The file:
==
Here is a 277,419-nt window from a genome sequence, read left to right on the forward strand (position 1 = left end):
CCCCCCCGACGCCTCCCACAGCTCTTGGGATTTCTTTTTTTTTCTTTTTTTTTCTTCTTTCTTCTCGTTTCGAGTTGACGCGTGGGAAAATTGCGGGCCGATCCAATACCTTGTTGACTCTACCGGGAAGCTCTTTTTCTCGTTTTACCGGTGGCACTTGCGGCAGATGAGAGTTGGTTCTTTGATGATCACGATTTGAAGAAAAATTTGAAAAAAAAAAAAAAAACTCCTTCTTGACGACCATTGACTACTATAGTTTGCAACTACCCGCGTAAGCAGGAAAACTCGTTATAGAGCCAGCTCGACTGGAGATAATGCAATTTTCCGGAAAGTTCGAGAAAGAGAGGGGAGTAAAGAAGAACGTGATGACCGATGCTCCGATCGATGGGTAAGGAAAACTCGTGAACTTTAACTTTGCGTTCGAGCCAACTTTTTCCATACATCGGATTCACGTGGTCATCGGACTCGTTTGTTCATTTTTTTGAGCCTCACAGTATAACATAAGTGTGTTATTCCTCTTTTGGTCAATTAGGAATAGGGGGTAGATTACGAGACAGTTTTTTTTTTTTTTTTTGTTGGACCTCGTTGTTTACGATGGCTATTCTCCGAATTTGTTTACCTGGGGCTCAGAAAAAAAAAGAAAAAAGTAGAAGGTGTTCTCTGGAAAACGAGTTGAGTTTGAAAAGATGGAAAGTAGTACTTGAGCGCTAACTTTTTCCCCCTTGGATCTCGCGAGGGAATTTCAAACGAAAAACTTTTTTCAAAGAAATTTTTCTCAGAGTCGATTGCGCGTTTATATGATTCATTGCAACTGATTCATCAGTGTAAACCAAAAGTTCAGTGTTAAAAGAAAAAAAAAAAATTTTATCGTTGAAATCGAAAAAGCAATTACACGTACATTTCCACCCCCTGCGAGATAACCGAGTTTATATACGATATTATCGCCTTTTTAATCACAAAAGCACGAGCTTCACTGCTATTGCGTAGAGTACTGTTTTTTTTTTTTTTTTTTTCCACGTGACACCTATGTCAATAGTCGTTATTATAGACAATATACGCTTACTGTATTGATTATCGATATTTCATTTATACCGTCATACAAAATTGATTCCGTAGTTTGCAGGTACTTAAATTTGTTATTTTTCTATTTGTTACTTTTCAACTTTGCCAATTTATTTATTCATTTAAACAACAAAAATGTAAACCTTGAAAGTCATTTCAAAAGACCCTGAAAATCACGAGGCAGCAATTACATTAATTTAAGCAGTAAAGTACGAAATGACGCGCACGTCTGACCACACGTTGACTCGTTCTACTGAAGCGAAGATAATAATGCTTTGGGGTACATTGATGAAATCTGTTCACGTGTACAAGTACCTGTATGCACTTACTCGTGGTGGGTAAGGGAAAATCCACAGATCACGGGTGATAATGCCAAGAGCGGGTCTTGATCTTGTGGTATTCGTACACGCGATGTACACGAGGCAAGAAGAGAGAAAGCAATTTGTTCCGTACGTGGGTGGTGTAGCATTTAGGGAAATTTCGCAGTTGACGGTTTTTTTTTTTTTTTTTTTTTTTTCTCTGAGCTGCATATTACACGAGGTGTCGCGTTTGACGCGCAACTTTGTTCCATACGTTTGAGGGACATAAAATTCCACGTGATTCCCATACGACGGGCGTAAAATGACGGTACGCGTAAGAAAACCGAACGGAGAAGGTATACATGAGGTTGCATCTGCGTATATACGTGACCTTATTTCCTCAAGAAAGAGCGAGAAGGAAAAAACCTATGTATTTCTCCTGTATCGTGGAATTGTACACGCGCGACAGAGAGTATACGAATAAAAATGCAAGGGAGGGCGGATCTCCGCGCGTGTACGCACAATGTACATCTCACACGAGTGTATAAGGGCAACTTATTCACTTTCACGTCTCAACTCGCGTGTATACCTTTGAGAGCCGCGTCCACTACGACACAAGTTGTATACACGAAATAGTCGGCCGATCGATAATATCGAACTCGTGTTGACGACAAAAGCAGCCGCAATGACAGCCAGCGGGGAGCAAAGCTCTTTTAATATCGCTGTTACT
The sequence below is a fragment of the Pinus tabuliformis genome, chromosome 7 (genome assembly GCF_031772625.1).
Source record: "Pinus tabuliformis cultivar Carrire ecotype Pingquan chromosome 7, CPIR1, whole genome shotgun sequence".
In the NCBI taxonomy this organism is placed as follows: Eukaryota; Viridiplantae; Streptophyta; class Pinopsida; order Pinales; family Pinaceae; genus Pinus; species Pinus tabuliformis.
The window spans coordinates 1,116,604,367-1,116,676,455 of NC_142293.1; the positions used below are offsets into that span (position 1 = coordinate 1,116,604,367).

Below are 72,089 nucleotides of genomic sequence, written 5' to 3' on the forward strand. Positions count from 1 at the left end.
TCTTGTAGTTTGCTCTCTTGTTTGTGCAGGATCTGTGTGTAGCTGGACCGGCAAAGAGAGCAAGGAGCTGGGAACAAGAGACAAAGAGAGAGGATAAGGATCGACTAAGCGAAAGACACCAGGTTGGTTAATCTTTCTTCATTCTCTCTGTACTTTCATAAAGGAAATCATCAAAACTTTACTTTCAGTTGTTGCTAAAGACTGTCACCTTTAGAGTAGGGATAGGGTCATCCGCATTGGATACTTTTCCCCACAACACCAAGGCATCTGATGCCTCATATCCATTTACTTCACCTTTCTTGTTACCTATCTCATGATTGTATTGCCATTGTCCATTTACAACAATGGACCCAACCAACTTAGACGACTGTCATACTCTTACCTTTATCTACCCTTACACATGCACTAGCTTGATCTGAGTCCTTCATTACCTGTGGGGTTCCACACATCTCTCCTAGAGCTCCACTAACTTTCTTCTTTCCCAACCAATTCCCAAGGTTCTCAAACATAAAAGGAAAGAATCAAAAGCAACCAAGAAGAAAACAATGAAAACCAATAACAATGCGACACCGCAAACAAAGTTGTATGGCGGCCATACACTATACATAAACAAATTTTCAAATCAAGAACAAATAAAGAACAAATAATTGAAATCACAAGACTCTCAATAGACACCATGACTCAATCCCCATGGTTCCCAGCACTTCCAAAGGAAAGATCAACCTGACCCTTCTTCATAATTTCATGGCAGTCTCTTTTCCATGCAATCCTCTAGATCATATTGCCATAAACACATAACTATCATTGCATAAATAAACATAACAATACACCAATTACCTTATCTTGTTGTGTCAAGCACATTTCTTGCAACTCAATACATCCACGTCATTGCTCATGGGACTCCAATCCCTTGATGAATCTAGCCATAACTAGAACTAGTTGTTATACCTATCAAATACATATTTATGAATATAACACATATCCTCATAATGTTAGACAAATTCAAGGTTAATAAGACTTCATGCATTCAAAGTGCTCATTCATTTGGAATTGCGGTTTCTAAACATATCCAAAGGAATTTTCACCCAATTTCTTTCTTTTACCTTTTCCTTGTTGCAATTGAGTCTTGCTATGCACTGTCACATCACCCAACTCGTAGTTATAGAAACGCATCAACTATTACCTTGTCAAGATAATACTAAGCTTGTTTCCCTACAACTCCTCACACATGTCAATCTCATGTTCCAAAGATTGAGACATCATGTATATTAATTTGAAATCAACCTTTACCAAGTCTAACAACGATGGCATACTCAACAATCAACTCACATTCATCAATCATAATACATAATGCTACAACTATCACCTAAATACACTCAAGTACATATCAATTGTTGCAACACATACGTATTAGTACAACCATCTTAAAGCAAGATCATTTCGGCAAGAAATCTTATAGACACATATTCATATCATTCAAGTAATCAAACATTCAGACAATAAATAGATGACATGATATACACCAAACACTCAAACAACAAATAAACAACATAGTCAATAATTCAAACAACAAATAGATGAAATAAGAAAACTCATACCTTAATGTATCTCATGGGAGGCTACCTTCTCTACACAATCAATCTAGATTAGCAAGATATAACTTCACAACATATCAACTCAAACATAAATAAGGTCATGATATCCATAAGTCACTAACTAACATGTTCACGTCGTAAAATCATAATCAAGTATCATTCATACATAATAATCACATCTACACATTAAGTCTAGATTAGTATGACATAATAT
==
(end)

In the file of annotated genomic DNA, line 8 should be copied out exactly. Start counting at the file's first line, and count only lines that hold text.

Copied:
TCTTGTAGTTTGCTCTCTTGTTTGTGCAGGATCTGTGTGTAGCTGGACCGGCAAAGAGAGCAAGGAGCTGGGAACAAGAGACAAAGAGAGAGGATAAGGATCGACTAAGCGAAAGACACCAGGTTGGTTAATCTTTCTTCATTCTCTCTGTACTTTCATAAAGGAAATCATCAAAACTTTACTTTCAGTTGTTGCTAAAGACTGTCACCTTTAGAGTAGGGATAGGGTCATCCGCATTGGATACTTTTCCCCACAACACCAAGGCATCTGATGCCTCATATCCATTTACTTCACCTTTCTTGTTACCTATCTCATGATTGTATTGCCATTGTCCATTTACAACAATGGACCCAACCAACTTAGACGACTGTCATACTCTTACCTTTATCTACCCTTACACATGCACTAGCTTGATCTGAGTCCTTCATTACCTGTGGGGTTCCACACATCTCTCCTAGAGCTCCACTAACTTTCTTCTTTCCCAACCAATTCCCAAGGTTCTCAAACATAAAAGGAAAGAATCAAAAGCAACCAAGAAGAAAACAATGAAAACCAATAACAATGCGACACCGCAAACAAAGTTGTATGGCGGCCATACACTATACATAAACAAATTTTCAAATCAAGAACAAATAAAGAACAAATAATTGAAATCACAAGACTCTCAATAGACACCATGACTCAATCCCCATGGTTCCCAGCACTTCCAAAGGAAAGATCAACCTGACCCTTCTTCATAATTTCATGGCAGTCTCTTTTCCATGCAATCCTCTAGATCATATTGCCATAAACACATAACTATCATTGCATAAATAAACATAACAATACACCAATTACCTTATCTTGTTGTGTCAAGCACATTTCTTGCAACTCAATACATCCACGTCATTGCTCATGGGACTCCAATCCCTTGATGAATCTAGCCATAACTAGAACTAGTTGTTATACCTATCAAATACATATTTATGAATATAACACATATCCTCATAATGTTAGACAAATTCAAGGTTAATAAGACTTCATGCATTCAAAGTGCTCATTCATTTGGAATTGCGGTTTCTAAACATATCCAAAGGAATTTTCACCCAATTTCTTTCTTTTACCTTTTCCTTGTTGCAATTGAGTCTTGCTATGCACTGTCACATCACCCAACTCGTAGTTATAGAAACGCATCAACTATTACCTTGTCAAGATAATACTAAGCTTGTTTCCCTACAACTCCTCACACATGTCAATCTCATGTTCCAAAGATTGAGACATCATGTATATTAATTTGAAATCAACCTTTACCAAGTCTAACAACGATGGCATACTCAACAATCAACTCACATTCATCAATCATAATACATAATGCTACAACTATCACCTAAATACACTCAAGTACATATCAATTGTTGCAACACATACGTATTAGTACAACCATCTTAAAGCAAGATCATTTCGGCAAGAAATCTTATAGACACATATTCATATCATTCAAGTAATCAAACATTCAGACAATAAATAGATGACATGATATACACCAAACACTCAAACAACAAATAAACAACATAGTCAATAATTCAAACAACAAATAGATGAAATAAGAAAACTCATACCTTAATGTATCTCATGGGAGGCTACCTTCTCTACACAATCAATCTAGATTAGCAAGATATAACTTCACAACATATCAACTCAAACATAAATAAGGTCATGATATCCATAAGTCACTAACTAACATGTTCACGTCGTAAAATCATAATCAAGTATCATTCATACATAATAATCACATCTACACATTAAGTCTAGATTAGTATGACATAATAT